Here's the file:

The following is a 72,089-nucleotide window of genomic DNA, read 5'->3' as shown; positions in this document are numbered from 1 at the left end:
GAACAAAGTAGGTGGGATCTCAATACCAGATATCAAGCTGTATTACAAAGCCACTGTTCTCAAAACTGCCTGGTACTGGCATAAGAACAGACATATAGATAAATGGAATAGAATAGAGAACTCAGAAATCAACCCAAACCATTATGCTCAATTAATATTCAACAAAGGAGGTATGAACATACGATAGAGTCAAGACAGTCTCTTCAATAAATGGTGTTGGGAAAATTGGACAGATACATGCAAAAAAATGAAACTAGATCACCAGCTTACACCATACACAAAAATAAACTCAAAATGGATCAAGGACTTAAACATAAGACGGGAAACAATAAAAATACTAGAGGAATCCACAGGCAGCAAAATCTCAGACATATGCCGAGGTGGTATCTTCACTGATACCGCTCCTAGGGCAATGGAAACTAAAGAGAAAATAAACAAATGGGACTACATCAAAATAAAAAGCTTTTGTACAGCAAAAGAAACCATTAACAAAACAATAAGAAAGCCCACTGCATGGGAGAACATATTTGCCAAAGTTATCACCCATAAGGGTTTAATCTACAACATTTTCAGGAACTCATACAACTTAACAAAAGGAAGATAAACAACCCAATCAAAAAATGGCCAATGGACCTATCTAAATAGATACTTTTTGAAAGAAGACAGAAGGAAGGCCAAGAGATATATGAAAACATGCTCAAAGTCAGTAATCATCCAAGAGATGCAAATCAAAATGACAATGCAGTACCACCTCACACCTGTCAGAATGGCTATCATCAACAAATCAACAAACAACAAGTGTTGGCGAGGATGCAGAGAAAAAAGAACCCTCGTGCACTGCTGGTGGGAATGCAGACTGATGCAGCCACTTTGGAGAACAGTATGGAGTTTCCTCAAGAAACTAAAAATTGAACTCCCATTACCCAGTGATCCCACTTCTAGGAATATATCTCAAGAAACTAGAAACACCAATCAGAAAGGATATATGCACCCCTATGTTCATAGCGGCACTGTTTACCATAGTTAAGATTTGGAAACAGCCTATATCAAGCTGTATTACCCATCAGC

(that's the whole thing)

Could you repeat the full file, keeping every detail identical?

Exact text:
The following is a 72,089-nucleotide window of genomic DNA, read 5'->3' as shown; positions in this document are numbered from 1 at the left end:
GAACAAAGTAGGTGGGATCTCAATACCAGATATCAAGCTGTATTACAAAGCCACTGTTCTCAAAACTGCCTGGTACTGGCATAAGAACAGACATATAGATAAATGGAATAGAATAGAGAACTCAGAAATCAACCCAAACCATTATGCTCAATTAATATTCAACAAAGGAGGTATGAACATACGATAGAGTCAAGACAGTCTCTTCAATAAATGGTGTTGGGAAAATTGGACAGATACATGCAAAAAAATGAAACTAGATCACCAGCTTACACCATACACAAAAATAAACTCAAAATGGATCAAGGACTTAAACATAAGACGGGAAACAATAAAAATACTAGAGGAATCCACAGGCAGCAAAATCTCAGACATATGCCGAGGTGGTATCTTCACTGATACCGCTCCTAGGGCAATGGAAACTAAAGAGAAAATAAACAAATGGGACTACATCAAAATAAAAAGCTTTTGTACAGCAAAAGAAACCATTAACAAAACAATAAGAAAGCCCACTGCATGGGAGAACATATTTGCCAAAGTTATCACCCATAAGGGTTTAATCTACAACATTTTCAGGAACTCATACAACTTAACAAAAGGAAGATAAACAACCCAATCAAAAAATGGCCAATGGACCTATCTAAATAGATACTTTTTGAAAGAAGACAGAAGGAAGGCCAAGAGATATATGAAAACATGCTCAAAGTCAGTAATCATCCAAGAGATGCAAATCAAAATGACAATGCAGTACCACCTCACACCTGTCAGAATGGCTATCATCAACAAATCAACAAACAACAAGTGTTGGCGAGGATGCAGAGAAAAAAGAACCCTCGTGCACTGCTGGTGGGAATGCAGACTGATGCAGCCACTTTGGAGAACAGTATGGAGTTTCCTCAAGAAACTAAAAATTGAACTCCCATTACCCAGTGATCCCACTTCTAGGAATATATCTCAAGAAACTAGAAACACCAATCAGAAAGGATATATGCACCCCTATGTTCATAGCGGCACTGTTTACCATAGTTAAGATTTGGAAACAGCCTATATCAAGCTGTATTACCCATCAGC